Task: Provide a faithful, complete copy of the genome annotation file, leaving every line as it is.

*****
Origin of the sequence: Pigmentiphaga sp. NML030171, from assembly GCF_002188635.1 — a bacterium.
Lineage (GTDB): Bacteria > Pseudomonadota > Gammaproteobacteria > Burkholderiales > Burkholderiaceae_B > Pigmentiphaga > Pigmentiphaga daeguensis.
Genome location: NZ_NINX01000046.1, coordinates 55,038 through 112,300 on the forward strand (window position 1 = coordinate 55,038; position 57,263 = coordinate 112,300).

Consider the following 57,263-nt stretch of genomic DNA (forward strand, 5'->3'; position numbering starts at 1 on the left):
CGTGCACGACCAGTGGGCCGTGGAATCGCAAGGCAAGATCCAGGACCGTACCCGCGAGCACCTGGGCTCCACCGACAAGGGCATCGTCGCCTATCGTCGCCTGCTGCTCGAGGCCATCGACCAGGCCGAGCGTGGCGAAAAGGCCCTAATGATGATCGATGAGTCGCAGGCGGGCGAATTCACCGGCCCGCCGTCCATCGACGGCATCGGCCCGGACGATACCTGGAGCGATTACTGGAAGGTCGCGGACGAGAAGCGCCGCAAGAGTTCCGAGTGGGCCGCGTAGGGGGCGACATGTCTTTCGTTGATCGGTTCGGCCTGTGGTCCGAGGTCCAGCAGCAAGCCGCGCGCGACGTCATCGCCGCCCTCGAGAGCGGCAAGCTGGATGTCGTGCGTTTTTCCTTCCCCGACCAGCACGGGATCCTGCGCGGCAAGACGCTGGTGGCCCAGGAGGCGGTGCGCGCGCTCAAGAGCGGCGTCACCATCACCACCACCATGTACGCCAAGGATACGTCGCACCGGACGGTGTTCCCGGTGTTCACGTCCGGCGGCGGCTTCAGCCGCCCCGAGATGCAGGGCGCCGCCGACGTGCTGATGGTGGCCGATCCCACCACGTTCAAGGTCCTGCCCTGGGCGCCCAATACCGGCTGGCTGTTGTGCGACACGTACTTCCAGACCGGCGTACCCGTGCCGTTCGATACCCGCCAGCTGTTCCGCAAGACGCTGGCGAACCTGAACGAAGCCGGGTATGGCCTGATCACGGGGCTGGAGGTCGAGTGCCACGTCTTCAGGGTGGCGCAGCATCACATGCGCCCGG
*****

Origin of the sequence: Pigmentiphaga sp. NML030171, from assembly GCF_002188635.1 — a bacterium.
Lineage (GTDB): Bacteria > Pseudomonadota > Gammaproteobacteria > Burkholderiales > Burkholderiaceae_B > Pigmentiphaga > Pigmentiphaga daeguensis.
Genome location: NZ_NINX01000046.1, coordinates 55,038 through 112,300 on the forward strand (window position 1 = coordinate 55,038; position 57,263 = coordinate 112,300).

Consider the following 57,263-nt stretch of genomic DNA (forward strand, 5'->3'; position numbering starts at 1 on the left):
CGTGCACGACCAGTGGGCCGTGGAATCGCAAGGCAAGATCCAGGACCGTACCCGCGAGCACCTGGGCTCCACCGACAAGGGCATCGTCGCCTATCGTCGCCTGCTGCTCGAGGCCATCGACCAGGCCGAGCGTGGCGAAAAGGCCCTAATGATGATCGATGAGTCGCAGGCGGGCGAATTCACCGGCCCGCCGTCCATCGACGGCATCGGCCCGGACGATACCTGGAGCGATTACTGGAAGGTCGCGGACGAGAAGCGCCGCAAGAGTTCCGAGTGGGCCGCGTAGGGGGCGACATGTCTTTCGTTGATCGGTTCGGCCTGTGGTCCGAGGTCCAGCAGCAAGCCGCGCGCGACGTCATCGCCGCCCTCGAGAGCGGCAAGCTGGATGTCGTGCGTTTTTCCTTCCCCGACCAGCACGGGATCCTGCGCGGCAAGACGCTGGTGGCCCAGGAGGCGGTGCGCGCGCTCAAGAGCGGCGTCACCATCACCACCACCATGTACGCCAAGGATACGTCGCACCGGACGGTGTTCCCGGTGTTCACGTCCGGCGGCGGCTTCAGCCGCCCCGAGATGCAGGGCGCCGCCGACGTGCTGATGGTGGCCGATCCCACCACGTTCAAGGTCCTGCCCTGGGCGCCCAATACCGGCTGGCTGTTGTGCGACACGTACTTCCAGACCGGCGTACCCGTGCCGTTCGATACCCGCCAGCTGTTCCGCAAGACGCTGGCGAACCTGAACGAAGCCGGGTATGGCCTGATCACGGGGCTGGAGGTCGAGTGCCACGTCTTCAGGGTGGCGCAGCATCACATGCGCCCGG